Florida is asking a federal court to approve eight 12-hour days of early voting in five counties, saying it would not harm African-American voters. Gov. Rick Scott’s administration filed papers with U.S. District Court in Washington, saying that 96 hours of early voting, from 7 a.m. to 7 p.m. for eight days, including a Sunday, would comply with the Voting Rights Act. Hillsborough, Collier, Hardee and Hendry counties agreed in writing to hold eight 12-hour days of early voting in an effort to win statewide approval of the new schedule from a panel of three federal judges. Those four counties and Monroe, in the Florida Keys, cannot implement changes to voting without federal approval so that minority voters are protected from discrimination. The state acted despite Monroe County’s refusal to join the other four counties in the state’s request. Monroe wants 12 days of early voting for eight hours each day, saying that is better for Keys voters.
Secretary of State Matt Schultz says he thinks the criticism he’s been getting for filing emergency rules to clean up voter registration rolls may be premature. Faced with a small window for identifying and removing noncitizens from the Iowa voter registration rolls before Nov. 6, Schultz filed emergency rules to begin a process that might result in some Iowans’ ballots being challenged if they vote in the general election. However, Schultz repeatedly told The Gazette Editorial Board on Thursday that there are “multiple layers” of protection for voters who are identified as noncitizens not eligible to vote in the United States.
The abrupt resignation of Selectman Enrico “Jack” Villamaino III amid a criminal investigation into possible voter fraud has not only riveted taxpayers and beyond, but has created uncertainty over the future political leadership in this town of 15,000 and left potential candidates for the board in limbo. Villamaino, who is running for state representative in the 2nd Hampden District, tendered his resignation in absentia at a crowded selectman’s meeting on Wednesday, with residents packing a conference room at the senior center hoping for answers about the pending investigation. Selectman James Driscoll, who proffered his own resignation in late July, announced that Villamaino resigned via email effective at 4 p.m.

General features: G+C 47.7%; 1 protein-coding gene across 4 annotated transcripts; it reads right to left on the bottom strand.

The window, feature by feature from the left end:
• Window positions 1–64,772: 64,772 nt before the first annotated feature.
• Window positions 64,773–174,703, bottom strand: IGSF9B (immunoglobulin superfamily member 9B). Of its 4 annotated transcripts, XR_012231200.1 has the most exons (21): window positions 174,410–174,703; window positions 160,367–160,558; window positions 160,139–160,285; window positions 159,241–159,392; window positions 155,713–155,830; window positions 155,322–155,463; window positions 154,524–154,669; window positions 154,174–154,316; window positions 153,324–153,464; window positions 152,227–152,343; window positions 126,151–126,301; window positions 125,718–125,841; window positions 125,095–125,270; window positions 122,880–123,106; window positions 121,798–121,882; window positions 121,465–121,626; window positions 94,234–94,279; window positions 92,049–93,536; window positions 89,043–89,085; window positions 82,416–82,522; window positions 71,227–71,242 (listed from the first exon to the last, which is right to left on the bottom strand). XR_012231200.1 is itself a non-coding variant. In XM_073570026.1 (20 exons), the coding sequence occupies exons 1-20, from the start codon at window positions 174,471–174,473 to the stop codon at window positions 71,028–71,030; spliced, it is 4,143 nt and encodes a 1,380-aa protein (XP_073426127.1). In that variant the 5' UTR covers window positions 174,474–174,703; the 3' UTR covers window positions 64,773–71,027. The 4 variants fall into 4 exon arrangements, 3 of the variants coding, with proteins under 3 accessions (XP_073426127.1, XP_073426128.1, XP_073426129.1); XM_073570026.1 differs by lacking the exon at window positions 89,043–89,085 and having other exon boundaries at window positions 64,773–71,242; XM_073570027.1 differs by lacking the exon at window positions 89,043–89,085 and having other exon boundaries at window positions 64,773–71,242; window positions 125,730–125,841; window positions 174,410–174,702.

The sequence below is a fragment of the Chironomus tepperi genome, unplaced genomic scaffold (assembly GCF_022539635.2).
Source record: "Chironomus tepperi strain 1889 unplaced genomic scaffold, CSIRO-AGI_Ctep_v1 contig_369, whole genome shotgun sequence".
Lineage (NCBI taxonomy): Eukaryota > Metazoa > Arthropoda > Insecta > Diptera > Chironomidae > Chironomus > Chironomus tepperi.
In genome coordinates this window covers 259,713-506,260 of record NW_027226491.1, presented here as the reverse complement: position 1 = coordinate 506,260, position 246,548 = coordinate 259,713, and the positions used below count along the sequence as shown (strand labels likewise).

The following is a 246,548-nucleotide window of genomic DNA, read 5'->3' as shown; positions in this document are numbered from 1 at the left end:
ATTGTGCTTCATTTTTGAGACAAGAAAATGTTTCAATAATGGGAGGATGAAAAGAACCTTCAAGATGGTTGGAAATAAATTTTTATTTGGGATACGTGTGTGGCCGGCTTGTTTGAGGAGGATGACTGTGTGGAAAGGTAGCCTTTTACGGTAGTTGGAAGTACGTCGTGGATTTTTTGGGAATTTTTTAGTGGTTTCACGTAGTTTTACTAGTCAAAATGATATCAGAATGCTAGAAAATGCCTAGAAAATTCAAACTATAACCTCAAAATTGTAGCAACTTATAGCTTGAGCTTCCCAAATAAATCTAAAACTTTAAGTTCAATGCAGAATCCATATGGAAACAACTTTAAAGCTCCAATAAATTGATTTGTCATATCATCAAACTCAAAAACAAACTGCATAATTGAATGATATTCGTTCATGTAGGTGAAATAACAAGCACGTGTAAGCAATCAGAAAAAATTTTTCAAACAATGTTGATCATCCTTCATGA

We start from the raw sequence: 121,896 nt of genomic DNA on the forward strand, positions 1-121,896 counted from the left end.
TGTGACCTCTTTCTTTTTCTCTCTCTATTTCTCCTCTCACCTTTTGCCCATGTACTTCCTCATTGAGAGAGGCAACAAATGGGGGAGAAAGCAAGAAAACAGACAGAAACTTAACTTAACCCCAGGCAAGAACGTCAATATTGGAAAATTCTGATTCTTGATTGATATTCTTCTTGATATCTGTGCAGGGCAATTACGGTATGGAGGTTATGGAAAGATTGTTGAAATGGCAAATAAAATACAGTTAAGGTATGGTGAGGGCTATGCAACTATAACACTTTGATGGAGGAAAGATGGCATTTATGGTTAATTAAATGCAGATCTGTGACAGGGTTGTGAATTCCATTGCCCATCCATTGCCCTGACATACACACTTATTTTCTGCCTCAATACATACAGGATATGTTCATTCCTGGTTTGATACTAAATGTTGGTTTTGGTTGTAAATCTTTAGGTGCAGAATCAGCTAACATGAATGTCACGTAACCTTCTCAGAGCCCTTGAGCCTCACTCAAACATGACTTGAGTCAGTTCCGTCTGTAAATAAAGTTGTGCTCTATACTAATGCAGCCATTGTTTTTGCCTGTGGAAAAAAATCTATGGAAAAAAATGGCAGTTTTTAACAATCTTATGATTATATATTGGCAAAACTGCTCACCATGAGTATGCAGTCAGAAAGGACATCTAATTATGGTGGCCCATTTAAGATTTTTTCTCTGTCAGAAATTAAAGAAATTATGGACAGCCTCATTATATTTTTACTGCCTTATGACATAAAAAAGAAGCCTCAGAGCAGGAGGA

A challenge to Pennsylvania’s voter ID law will be heard by the state Supreme Court. The American Civil Liberties Union and 10 voters are challenging the requirement that voters show approved photo identification at the polls. A lower-court judge ruled last week that the plaintiffs didn’t prove it would disenfranchise voters. “We appreciate that the court has agreed to take this important case on such short notice,” David Gersch, a lawyer for the ACLU with the firm Arnold & Porter LLP, said by e-mail. Pennsylvania, one of nine states that passed laws requiring a photo ID to vote, became a test case in the voter-eligibility debate after a state analysis found as many as 9 percent of its electorate might be unable to vote for president.
We may be months away from Election Day, but in states fighting legal battles over newly minted voter-ID laws, time is short. These laws, which require residents to show government-issued identification to vote, have been shown to disenfranchise poor and minority voters in the first place. But as I’ve written before, the timeframe for implementing them poses another major problem; just look at Pennsylvania, where volunteers and activists are rushing to inform residents about a voter-ID law passed in March. The fact is, comprehensive voter-education efforts can hardly be conducted in two months. It is this basic issue—whether there is enough time to properly implement voter-ID laws before November 6—that has kept voter-ID from going into effect in many states.
he wife of a prominent state lawmaker cast a vote in Wisconsin’s April presidential primary election, even though she was a resident of Idaho at the time. Wisconsin Government Accountability Board records show Samantha Vos voted in the state’s April 3 election. Vos is the wife of Rep. Robin Vos (R-Rochester), the co-chair of the state’s powerful joint finance committee. But records from Canyon County, Idaho show Samantha Vos swore under oath April 19 she was a resident of that state since early March. Vos’ declaration came as she filed for legal separation from her husband. Wisconsin law requires twenty eight days of continuous residency prior to voting. Attempts by 27 News to reach Samantha Vos have been unsuccessful.